You'll be making music by playing the piano-like keys on your keyboard. I use the expression "piano-like" because while these keys look like piano keys, they will not feel like piano keys. They will feel much more like accordion or organ keys. The keys can be "touch sensitive", an option you can turn on or off, which means the harder you strike a key, the louder will be the sound produced. But this is a control that you can set and you will be able to play relatively loud music with a light touch. Piano players may be used to "pounding" the piano keys, but you won't have to do that on these keyboards.
You have 66 keys, which counts both the black and white keys. There are 12 keys in an octave, from C to B, and your keyboard has 5 octaves with the lowest (low notes) being on the left and the highest (high notes) being on the right. The keys, of course, correspond to music notes and have names -- C, D, E, F#, Ab, etc. They also are identified by numbers. The lowest octave keys are identified as C1, C#1, ..., B1. The next octave is labeled C2, C#2, D2, ..., B2 and so on up to the highest key, C6. C3 corresponds to "middle C" on the piano, that is, the C located in the middle of a piano keyboard. See the figure below.
Splitting Your Keyboard
An arranger keyboard is distinguished primarily by the fact that it includes preset "styles" that automatically accompany the performer while playing a song. These styles are triggered by the performer playing a chord, which the instruments in the style follow. That chord can be triggered by pressing a single key for the chord, i.e. "C" would mean the C-major chord. Alternatively, the player can trigger the chord accompaniment by playing the actual notes of the chord (for example, C - E - G for the C-major chord). But how can you indicate chords by playing keys and also play the notes in the melody of a song? The player accomplishes this by playing the "chord" with the left hand and the melody with the right hand. The keyboard, of course, doesn't know which "hand" you are using so you have to logically "split" the keyboard into two parts - one for your left hand, and the chords, and one for your right hand, and the melody.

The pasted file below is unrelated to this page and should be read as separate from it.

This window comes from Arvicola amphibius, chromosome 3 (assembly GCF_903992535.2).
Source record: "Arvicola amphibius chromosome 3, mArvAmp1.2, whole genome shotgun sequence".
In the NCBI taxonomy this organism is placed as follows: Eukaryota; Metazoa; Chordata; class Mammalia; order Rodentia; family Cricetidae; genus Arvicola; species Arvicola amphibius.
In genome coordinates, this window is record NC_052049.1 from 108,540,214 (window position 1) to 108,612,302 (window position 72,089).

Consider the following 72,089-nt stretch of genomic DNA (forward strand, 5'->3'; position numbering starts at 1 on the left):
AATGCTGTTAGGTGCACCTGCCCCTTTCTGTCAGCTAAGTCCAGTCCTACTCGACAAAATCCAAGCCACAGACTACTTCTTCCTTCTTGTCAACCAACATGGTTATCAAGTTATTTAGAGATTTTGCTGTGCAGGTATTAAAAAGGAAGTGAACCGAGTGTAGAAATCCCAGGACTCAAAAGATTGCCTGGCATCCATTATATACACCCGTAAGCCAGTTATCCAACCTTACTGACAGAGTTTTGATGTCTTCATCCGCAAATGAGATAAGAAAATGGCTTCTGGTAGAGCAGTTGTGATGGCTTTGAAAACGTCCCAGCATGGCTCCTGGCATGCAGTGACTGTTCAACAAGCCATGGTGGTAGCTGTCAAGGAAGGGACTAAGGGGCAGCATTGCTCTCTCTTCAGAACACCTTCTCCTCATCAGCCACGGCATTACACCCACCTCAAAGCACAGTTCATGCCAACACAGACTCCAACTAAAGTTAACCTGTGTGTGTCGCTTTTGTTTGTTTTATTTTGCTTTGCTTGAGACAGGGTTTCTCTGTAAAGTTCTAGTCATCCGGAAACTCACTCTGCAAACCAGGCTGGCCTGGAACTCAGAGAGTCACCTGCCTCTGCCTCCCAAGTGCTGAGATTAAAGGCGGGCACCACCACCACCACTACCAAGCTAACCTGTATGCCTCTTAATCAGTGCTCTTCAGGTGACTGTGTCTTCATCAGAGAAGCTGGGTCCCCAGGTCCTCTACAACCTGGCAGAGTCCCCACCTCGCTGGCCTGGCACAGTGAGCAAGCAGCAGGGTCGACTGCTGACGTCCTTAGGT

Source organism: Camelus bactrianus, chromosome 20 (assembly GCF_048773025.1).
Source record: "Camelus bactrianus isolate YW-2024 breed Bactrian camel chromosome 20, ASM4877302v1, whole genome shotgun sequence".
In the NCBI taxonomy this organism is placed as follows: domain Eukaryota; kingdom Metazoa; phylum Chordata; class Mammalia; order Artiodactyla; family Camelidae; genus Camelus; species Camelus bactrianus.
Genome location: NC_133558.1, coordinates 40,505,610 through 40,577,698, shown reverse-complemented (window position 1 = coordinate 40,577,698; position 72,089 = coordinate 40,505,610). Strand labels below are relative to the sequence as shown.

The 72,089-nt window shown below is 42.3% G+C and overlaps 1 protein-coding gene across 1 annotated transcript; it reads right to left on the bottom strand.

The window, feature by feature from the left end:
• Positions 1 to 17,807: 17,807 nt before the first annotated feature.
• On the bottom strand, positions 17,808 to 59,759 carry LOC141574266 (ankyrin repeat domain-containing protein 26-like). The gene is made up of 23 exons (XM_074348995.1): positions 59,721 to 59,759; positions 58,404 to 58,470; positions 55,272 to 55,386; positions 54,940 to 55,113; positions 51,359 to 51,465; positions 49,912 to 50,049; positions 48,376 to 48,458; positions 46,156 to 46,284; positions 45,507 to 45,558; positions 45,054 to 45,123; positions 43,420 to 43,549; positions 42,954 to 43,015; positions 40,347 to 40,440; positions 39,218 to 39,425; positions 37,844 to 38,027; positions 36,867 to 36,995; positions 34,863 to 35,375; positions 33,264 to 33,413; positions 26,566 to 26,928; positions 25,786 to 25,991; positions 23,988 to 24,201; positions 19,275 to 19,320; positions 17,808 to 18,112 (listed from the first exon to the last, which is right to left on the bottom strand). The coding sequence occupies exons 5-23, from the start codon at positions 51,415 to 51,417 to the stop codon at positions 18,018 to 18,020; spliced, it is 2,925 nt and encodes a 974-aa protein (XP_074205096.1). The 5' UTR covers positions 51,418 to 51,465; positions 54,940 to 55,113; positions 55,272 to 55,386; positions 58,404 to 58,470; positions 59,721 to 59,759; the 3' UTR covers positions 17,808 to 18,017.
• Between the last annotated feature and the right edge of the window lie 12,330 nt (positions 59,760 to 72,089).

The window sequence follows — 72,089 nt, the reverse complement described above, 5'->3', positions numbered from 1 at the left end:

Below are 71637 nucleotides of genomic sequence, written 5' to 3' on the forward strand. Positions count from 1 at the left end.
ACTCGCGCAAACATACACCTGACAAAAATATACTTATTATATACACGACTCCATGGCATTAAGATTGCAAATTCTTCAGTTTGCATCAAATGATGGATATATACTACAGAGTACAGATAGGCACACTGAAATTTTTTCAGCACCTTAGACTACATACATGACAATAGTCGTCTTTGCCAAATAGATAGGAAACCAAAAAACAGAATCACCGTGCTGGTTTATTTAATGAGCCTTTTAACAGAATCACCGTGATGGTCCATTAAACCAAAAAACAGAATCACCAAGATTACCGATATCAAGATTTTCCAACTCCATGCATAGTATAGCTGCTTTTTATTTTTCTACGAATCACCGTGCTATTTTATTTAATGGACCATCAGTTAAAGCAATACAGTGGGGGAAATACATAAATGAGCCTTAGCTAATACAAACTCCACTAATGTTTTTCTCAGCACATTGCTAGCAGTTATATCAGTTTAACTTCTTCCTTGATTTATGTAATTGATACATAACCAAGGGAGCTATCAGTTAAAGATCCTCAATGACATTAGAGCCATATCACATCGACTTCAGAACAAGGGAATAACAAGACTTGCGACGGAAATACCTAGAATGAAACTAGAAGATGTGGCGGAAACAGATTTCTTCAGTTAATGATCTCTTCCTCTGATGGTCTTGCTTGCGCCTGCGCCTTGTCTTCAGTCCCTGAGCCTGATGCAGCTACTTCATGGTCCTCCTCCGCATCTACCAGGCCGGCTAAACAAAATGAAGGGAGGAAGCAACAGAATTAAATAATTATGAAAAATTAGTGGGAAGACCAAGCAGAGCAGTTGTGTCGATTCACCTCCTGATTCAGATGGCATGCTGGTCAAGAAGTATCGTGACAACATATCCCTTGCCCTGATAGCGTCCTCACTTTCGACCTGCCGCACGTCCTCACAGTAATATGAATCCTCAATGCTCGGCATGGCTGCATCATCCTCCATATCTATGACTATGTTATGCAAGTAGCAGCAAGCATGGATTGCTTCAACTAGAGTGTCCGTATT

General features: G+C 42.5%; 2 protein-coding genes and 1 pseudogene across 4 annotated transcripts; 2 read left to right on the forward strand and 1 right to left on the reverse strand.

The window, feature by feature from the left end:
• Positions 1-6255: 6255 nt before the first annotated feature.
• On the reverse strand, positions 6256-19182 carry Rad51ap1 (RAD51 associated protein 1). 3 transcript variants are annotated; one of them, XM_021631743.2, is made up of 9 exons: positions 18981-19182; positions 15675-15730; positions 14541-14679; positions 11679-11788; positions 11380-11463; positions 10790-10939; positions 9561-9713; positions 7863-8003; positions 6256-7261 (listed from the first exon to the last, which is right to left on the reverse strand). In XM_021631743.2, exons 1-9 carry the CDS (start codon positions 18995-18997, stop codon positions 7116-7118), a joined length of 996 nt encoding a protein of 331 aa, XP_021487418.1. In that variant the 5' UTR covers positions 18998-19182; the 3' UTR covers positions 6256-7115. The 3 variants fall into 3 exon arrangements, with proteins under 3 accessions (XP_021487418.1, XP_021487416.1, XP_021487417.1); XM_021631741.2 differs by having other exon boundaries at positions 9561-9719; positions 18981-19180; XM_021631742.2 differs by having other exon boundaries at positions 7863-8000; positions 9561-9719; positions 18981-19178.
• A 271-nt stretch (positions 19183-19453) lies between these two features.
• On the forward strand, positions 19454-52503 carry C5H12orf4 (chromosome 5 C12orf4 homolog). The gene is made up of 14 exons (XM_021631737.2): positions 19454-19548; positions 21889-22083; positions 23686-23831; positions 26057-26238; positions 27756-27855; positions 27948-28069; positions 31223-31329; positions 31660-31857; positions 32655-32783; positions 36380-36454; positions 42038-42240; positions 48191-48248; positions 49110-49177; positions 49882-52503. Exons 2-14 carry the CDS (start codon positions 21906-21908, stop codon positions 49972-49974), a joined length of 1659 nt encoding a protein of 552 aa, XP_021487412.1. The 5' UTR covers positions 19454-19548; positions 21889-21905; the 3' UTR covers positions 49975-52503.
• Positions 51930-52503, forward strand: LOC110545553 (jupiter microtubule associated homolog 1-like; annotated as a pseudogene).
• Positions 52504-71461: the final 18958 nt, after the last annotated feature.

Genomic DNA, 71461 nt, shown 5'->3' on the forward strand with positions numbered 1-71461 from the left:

Initially, that "split point" is set at F2#. All the keys from C1 up to F2# are used to finger the "chords" needed by the accompaniment. The keys from G2 up to C6 are used to play the melody. If you are using the accompaniment feature of this keyboard, this is how you would play the keys. However, you do not have to play with the accompaniment feature ON. Look on the left side of the top panel of your keyboard and notice the button marked "ACMP". That button turns the accompaniment feature ON and OFF. For now, to focus on the voices in your keyboard, make sure that button is OFF as you try out some of the keyboard instrument voices. In the next chapter, we examine styles and will turn the ACMP feature ON and explore your options there.
On the right side of your keyboard, you will see a series of buttons for selecting voices and for turning voices on and off. The figure below shows these buttons for the Tyros3, the PSR-S910, and the PSR-3000. As you can see, they look a little different, but they all contain the same basic parts. The biggest difference is that the Tyros models have three right hand voices while the mid-level arranger keyboards only have two right-hand voices.
The image here is the PART SELECT section from the PSR-S970, which is the same on the S975. The "PARTS" referred to here are the LEFT, RIGHT1 (R1), and RIGHT2 (R2) voices. In this photo the RIGHT1 voice is selected (top button is ON). You can select any of the three buttons under PART SELECT. When you do, the VOICE screen opens to show you the current voice for that part and allows you to change that voice if desired.
The buttons on the bottom, labeled "PART ON/OFF", are used to turn individual voices ON or OFF. If the voice is ON, the button will be lighted (or the light in or above the button will be lit.) In this illustration the RIGHT1 voice is ON and the RIGHT2 and LEFT voices are OFF. If you play the keys on your keyboard and you don't hear any sounds, the first thing to do is make sure you have at least one voice turned on! Press the RIGHT2 button to turn it ON and both R1 and R2 voices will sound when you play the keys.